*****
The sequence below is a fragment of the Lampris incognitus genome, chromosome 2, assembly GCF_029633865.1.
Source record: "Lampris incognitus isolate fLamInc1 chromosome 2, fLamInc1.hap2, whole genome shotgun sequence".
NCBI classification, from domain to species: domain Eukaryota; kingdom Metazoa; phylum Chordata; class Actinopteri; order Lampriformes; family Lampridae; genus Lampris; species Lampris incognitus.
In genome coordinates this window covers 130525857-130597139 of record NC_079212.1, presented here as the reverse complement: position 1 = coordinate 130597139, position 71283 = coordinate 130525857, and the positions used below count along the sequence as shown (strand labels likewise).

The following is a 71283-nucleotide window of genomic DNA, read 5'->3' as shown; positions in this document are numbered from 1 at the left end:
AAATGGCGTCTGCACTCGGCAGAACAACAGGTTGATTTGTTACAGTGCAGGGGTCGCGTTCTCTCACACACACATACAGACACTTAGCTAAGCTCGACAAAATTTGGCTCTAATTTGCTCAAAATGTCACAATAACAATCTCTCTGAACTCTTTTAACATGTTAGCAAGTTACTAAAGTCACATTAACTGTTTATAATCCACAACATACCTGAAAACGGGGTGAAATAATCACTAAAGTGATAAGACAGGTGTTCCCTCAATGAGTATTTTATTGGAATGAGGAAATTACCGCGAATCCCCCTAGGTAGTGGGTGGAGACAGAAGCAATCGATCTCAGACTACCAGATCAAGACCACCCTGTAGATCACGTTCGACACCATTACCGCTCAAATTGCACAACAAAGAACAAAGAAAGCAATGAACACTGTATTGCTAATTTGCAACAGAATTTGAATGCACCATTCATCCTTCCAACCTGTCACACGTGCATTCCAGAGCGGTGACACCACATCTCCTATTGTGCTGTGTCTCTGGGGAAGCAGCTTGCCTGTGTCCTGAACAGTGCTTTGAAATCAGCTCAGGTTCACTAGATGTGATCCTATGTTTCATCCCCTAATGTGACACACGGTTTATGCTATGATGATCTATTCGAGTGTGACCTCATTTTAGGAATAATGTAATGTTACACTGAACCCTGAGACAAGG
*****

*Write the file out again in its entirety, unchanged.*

The sequence below is a fragment of the Lampris incognitus genome, chromosome 2, assembly GCF_029633865.1.
Source record: "Lampris incognitus isolate fLamInc1 chromosome 2, fLamInc1.hap2, whole genome shotgun sequence".
NCBI classification, from domain to species: domain Eukaryota; kingdom Metazoa; phylum Chordata; class Actinopteri; order Lampriformes; family Lampridae; genus Lampris; species Lampris incognitus.
In genome coordinates this window covers 130525857-130597139 of record NC_079212.1, presented here as the reverse complement: position 1 = coordinate 130597139, position 71283 = coordinate 130525857, and the positions used below count along the sequence as shown (strand labels likewise).

The following is a 71283-nucleotide window of genomic DNA, read 5'->3' as shown; positions in this document are numbered from 1 at the left end:
AAATGGCGTCTGCACTCGGCAGAACAACAGGTTGATTTGTTACAGTGCAGGGGTCGCGTTCTCTCACACACACATACAGACACTTAGCTAAGCTCGACAAAATTTGGCTCTAATTTGCTCAAAATGTCACAATAACAATCTCTCTGAACTCTTTTAACATGTTAGCAAGTTACTAAAGTCACATTAACTGTTTATAATCCACAACATACCTGAAAACGGGGTGAAATAATCACTAAAGTGATAAGACAGGTGTTCCCTCAATGAGTATTTTATTGGAATGAGGAAATTACCGCGAATCCCCCTAGGTAGTGGGTGGAGACAGAAGCAATCGATCTCAGACTACCAGATCAAGACCACCCTGTAGATCACGTTCGACACCATTACCGCTCAAATTGCACAACAAAGAACAAAGAAAGCAATGAACACTGTATTGCTAATTTGCAACAGAATTTGAATGCACCATTCATCCTTCCAACCTGTCACACGTGCATTCCAGAGCGGTGACACCACATCTCCTATTGTGCTGTGTCTCTGGGGAAGCAGCTTGCCTGTGTCCTGAACAGTGCTTTGAAATCAGCTCAGGTTCACTAGATGTGATCCTATGTTTCATCCCCTAATGTGACACACGGTTTATGCTATGATGATCTATTCGAGTGTGACCTCATTTTAGGAATAATGTAATGTTACACTGAACCCTGAGACAAGG